Who created the audio? Larry Kaplan, who was the game designer. Here's a link to a Digital Press interview with Larry Kaplan where he recounts creating the game. He doesn't really discuss the audio creation, but does mention an awards ceremony where Kaboom! won best audio. Wow, we've come a long way!
What's the audio experience? There's the sound of the bombs being lit, the sound of them going into your water, the sound of them exploding, and a celebratory sound when you reach thresholds of points/bombs (1000, 2000, 3000, etc-- I never heard this sound when I played). The sound as you extinguish the bombs has a musical pitch that rises in a somewhat chromatic scale fashion similar to the sound of your bouncing shot in Combat Pong. I really quite like the 1000 point sound-- the way it glisses up from low to high definitely feels like a huge accomplishment!
How does the audio draw the player more deeply into the game? The sound of the lit fuse is one that I think simply we grow up hearing when we use sparklers, hear bombs on cartoons, etc, and simply know and react to with urgency and care. Also, the raising in pitch when you catch more of the bombs mirrors the Mad Bomber's increased speed and undoubtedly raises the intensity the player feels.
It's been interesting for me to hear how these Atari sound effects aren't really in tune as we would consider the modern musical scale. I've read about the Atari tuning problems in books, but it's very interesting to actually hear it as I listen to these sound effects.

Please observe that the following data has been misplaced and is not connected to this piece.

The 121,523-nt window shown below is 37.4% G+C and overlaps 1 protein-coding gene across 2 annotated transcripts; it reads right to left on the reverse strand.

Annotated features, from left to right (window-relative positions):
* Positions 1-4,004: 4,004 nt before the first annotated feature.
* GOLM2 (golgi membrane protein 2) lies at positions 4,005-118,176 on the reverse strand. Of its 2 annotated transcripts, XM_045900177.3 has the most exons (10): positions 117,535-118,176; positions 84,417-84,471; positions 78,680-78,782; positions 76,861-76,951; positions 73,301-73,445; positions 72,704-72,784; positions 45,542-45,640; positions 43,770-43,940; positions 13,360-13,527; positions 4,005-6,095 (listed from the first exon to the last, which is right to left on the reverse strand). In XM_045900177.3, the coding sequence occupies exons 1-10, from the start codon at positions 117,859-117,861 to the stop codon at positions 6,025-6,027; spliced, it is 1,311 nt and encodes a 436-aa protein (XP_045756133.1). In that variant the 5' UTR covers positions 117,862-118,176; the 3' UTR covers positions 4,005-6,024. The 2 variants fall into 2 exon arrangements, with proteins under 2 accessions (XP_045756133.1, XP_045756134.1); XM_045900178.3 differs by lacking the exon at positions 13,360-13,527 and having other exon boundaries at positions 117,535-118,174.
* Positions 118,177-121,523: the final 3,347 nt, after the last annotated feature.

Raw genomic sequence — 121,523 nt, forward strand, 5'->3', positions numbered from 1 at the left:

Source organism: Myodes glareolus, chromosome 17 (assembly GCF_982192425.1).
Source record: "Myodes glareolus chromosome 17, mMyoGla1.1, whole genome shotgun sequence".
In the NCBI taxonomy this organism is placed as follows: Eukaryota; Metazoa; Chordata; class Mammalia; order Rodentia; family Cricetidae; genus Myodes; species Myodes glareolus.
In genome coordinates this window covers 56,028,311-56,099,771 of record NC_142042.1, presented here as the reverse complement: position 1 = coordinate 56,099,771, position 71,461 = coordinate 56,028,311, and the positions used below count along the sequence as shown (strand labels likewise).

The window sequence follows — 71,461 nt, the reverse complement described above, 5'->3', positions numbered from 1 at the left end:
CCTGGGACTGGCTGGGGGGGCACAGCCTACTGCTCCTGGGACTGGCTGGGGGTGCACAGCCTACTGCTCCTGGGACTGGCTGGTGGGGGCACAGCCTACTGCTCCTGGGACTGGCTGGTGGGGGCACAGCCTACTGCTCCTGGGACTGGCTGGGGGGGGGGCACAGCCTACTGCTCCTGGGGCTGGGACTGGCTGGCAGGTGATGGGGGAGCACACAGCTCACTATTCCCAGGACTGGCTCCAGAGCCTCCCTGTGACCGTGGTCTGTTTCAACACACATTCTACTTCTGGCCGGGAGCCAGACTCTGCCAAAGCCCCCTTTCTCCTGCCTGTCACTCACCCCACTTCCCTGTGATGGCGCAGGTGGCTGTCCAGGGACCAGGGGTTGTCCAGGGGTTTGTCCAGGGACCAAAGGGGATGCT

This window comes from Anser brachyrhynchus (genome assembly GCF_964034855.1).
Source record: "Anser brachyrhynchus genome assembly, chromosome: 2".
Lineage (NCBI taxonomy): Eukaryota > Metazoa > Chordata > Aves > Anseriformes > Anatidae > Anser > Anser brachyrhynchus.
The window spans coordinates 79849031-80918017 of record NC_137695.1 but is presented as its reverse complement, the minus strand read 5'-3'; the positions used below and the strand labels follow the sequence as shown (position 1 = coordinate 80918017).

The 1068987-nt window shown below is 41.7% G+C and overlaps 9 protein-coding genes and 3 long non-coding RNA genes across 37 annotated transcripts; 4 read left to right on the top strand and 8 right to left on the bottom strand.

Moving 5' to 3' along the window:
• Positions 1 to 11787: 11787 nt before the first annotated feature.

If you're feeling retro, I've also been checking out how these games were marketed. Here's a link to a TV commercial for Kaboom!
While it's not a game we owned or I really played, I've got to mention that between Combat and Kaboom! came one of the most famous game audio sounds of all time: Space Invaders. I've featured the four note pattern that speeds up with the alien ships earlier in the blog. It seems that different versions of the game played these notes in different ways and the Atari 2600 version sounds so percussive, it's hard for me to hear a descending pitch with the thumping, not even really sounding much like the arcade game. Compared with Combat and Kaboom!, I can see what made Space Invaders audio groundbreaking... first, it does have sound going on continuously during gameplay, and even more importantly, the sound is tied so perfectly and emotionally into the visual experience. It just hadn't been done before! Still, though, I've yet to hear something on the Atari that is really what I think of as game music, but it's cool as I work on this to hear the beginnings and understand where we've come from.